Northern Ireland's Department of Health has today published their 2016 regional report on health inequalities.
Health outcomes are generally worse in the most deprived when compared with the least deprived areas.
The report found that overall life expectancy from birth has continued to improve.
The report revealed that life expectancy at birth has continued to improve in the North of Ireland.
Life expectancy was 78.3 years for males and 82.3 years for females in 2012 to 2014, with the inequality gap narrowing for males over the last five years, while remaining constant for females.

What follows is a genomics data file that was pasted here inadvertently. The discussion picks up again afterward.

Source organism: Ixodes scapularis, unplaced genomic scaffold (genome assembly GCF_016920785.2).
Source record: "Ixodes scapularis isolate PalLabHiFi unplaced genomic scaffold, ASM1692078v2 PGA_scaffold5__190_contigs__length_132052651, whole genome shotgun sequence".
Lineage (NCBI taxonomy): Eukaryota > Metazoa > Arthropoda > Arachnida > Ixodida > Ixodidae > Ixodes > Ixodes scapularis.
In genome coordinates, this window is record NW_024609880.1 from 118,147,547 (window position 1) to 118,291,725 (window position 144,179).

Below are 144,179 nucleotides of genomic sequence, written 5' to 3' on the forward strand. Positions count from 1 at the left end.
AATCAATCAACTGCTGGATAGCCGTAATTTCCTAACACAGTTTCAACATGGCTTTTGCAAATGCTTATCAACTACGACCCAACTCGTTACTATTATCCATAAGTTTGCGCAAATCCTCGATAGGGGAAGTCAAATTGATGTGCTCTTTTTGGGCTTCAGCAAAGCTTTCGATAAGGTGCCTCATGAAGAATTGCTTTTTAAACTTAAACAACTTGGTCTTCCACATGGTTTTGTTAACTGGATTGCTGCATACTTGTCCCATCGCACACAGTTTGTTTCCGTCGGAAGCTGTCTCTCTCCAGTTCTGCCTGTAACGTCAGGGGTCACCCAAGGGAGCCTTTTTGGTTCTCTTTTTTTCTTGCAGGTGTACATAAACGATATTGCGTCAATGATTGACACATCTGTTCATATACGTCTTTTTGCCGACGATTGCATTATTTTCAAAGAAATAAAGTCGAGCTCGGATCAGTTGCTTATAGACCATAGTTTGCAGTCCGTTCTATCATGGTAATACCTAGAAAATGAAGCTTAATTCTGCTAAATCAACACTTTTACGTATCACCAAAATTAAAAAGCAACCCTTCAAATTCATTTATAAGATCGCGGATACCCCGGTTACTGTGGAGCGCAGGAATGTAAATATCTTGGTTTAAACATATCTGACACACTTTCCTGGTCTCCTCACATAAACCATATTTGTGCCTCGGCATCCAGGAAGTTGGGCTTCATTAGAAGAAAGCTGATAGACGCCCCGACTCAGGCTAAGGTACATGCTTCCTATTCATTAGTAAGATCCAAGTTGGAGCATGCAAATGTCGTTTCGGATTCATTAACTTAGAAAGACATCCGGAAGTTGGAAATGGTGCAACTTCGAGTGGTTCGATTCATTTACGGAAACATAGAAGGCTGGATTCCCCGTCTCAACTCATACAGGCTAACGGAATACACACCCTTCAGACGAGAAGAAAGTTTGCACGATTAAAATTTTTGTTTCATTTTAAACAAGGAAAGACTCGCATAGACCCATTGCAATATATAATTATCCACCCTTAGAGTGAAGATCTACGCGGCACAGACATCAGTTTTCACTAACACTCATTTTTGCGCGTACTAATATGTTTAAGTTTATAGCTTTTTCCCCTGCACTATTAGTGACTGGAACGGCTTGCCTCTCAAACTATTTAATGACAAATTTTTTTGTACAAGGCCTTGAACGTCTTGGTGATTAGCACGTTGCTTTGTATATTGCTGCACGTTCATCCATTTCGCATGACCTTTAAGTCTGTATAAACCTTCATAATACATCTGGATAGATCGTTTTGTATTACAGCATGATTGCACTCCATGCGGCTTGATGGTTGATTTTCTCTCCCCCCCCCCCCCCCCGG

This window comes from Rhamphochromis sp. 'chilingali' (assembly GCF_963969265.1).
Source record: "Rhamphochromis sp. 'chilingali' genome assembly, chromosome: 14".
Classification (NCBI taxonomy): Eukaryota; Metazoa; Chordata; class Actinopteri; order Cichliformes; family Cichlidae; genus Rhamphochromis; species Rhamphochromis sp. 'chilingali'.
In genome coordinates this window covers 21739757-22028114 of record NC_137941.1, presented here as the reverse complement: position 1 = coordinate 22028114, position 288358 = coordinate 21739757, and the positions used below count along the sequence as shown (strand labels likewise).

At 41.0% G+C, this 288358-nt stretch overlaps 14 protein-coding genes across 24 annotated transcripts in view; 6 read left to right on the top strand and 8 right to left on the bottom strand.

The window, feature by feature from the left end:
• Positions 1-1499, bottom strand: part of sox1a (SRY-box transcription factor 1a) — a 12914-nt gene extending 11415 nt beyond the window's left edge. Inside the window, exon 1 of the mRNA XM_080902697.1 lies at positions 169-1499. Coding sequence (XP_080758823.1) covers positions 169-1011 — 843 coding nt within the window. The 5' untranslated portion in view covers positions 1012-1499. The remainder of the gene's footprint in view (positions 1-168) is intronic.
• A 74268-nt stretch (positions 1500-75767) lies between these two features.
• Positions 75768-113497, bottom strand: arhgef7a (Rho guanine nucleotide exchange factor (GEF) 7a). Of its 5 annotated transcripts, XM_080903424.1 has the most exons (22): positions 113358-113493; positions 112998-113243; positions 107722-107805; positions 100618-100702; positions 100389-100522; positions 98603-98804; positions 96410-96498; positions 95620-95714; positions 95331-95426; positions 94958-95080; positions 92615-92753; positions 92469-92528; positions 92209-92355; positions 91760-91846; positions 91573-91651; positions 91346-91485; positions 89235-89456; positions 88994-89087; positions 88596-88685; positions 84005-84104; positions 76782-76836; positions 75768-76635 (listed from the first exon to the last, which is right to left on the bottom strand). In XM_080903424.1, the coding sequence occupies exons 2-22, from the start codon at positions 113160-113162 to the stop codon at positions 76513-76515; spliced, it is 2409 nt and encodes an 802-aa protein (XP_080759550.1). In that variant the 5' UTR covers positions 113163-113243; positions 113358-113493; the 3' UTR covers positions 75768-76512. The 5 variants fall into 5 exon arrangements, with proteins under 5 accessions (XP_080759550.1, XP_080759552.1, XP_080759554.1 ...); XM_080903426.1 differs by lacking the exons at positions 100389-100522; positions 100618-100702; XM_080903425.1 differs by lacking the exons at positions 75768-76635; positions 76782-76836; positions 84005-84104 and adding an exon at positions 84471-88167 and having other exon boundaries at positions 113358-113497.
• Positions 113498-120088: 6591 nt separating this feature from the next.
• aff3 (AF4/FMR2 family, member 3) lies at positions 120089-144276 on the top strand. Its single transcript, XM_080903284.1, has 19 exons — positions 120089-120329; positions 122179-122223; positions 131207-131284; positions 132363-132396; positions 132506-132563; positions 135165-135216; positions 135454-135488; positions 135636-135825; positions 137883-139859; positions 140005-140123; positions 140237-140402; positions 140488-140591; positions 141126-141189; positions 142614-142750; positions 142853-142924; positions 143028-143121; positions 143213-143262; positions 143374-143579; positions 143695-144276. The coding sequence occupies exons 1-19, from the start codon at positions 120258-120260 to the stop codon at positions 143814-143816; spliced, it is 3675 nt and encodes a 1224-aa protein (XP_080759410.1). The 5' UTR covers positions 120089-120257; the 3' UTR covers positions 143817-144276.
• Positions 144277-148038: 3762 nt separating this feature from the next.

The teenage birth rate in the most deprived areas was found to be over five times the rate observed in the least deprived areas in 2014.
Alcohol, smoking and drug related indicators continue to show some of the largest health inequalities analysed.
Smoking during pregnancy in the most deprived areas was more than four times the rate among mothers in the least deprived areas in 2015.
Inequality gaps related to mental health outcomes have narrowed over the last five years, with rates of suicide and self-harm admissions in the most deprived areas three and four times respectively the rate in the least deprived.